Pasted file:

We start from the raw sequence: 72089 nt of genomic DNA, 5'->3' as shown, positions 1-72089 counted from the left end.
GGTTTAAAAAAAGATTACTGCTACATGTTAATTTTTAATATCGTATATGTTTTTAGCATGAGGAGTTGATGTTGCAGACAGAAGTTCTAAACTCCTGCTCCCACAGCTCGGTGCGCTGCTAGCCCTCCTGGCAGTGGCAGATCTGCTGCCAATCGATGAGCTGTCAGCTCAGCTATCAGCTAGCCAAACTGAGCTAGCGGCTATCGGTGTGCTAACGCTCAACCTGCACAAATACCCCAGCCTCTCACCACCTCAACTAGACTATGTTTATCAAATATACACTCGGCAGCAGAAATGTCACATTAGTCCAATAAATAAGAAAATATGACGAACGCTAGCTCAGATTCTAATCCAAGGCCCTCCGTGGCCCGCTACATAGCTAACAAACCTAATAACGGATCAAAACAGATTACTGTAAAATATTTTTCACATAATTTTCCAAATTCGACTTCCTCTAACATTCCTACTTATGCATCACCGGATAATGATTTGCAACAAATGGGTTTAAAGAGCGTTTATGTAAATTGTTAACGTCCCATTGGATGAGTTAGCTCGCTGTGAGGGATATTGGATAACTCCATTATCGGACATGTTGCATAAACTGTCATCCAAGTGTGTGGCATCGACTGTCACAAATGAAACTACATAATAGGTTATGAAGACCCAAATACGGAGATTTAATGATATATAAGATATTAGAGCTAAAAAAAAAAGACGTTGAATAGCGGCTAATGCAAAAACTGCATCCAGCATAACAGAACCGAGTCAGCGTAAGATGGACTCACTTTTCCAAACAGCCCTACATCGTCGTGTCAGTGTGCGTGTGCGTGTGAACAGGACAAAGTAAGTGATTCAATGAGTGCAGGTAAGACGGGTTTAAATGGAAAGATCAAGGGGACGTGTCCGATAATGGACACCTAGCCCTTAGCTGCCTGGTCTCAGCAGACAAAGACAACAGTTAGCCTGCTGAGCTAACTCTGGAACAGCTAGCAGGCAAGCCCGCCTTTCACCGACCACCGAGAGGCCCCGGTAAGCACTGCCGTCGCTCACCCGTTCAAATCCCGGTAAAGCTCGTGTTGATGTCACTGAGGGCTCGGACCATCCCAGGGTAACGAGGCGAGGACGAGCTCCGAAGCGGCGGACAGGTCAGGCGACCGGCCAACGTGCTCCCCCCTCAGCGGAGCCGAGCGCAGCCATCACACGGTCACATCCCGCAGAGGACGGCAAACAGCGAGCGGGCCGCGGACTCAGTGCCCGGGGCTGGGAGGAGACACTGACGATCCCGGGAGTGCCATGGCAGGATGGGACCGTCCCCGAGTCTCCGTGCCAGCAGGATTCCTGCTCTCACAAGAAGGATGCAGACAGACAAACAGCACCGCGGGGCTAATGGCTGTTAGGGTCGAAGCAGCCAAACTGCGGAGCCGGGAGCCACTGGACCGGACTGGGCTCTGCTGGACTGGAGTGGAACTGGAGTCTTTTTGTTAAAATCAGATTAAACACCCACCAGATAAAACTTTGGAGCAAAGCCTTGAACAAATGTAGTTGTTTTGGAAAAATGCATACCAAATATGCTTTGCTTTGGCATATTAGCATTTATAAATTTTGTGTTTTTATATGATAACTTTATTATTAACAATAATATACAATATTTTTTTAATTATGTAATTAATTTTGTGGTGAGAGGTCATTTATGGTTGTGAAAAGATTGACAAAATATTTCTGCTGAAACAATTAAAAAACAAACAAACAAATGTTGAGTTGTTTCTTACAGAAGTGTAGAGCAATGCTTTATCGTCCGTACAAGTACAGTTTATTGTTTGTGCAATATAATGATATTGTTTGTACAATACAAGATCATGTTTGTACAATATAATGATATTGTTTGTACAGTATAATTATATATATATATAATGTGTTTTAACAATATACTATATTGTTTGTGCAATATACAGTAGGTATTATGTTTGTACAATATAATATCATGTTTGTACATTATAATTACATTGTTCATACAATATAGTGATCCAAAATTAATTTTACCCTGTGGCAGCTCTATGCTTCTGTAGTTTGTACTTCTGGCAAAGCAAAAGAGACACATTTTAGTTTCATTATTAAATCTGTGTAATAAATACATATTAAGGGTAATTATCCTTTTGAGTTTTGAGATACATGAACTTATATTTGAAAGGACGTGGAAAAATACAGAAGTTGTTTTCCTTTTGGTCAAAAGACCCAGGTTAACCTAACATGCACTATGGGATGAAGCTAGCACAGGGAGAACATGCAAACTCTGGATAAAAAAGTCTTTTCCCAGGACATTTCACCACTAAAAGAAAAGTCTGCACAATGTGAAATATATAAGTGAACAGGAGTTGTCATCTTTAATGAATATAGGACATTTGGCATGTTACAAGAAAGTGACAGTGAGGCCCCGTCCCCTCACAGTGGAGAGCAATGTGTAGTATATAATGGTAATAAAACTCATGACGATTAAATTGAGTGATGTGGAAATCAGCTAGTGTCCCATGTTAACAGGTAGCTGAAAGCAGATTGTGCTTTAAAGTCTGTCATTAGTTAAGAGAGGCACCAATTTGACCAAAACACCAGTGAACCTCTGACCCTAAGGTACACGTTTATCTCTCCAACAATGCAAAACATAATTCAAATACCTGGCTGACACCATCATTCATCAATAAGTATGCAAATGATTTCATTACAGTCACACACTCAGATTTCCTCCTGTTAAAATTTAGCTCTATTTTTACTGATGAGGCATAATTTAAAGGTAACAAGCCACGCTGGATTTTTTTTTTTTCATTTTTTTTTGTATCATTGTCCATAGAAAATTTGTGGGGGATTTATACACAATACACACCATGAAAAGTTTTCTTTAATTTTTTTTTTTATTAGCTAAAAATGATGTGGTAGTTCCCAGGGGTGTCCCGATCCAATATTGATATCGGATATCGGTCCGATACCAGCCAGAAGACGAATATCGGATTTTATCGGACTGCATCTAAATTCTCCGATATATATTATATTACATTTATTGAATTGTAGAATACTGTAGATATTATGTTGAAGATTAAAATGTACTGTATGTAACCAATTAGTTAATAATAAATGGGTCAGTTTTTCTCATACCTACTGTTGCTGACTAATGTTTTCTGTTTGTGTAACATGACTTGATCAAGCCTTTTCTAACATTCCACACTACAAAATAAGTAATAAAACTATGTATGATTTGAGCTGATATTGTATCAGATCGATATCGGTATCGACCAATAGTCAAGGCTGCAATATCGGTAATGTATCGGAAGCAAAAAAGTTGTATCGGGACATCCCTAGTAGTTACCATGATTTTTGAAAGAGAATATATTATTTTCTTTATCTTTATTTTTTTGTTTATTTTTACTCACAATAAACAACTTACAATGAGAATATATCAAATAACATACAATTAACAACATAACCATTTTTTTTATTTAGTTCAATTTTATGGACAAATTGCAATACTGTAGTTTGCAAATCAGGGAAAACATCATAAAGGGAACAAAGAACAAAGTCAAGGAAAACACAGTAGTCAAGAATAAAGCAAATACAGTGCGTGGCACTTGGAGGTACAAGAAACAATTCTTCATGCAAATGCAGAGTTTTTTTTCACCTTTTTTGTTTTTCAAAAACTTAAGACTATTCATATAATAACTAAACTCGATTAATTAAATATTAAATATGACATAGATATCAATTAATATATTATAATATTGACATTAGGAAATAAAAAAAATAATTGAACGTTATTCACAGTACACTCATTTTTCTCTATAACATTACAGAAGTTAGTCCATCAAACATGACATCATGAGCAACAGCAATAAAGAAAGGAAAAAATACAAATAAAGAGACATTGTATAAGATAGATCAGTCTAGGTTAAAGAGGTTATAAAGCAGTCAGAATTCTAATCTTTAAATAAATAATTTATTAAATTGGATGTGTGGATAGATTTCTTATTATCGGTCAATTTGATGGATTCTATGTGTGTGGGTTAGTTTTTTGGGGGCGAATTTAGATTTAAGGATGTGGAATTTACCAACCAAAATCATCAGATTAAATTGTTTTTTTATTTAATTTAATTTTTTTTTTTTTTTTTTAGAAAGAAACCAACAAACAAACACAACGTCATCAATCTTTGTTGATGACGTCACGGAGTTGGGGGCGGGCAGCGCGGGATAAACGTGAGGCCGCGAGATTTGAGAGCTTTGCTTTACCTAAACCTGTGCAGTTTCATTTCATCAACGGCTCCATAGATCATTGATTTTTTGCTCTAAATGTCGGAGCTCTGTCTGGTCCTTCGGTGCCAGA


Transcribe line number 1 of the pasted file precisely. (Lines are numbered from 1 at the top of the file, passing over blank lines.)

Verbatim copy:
We start from the raw sequence: 72089 nt of genomic DNA, 5'->3' as shown, positions 1-72089 counted from the left end.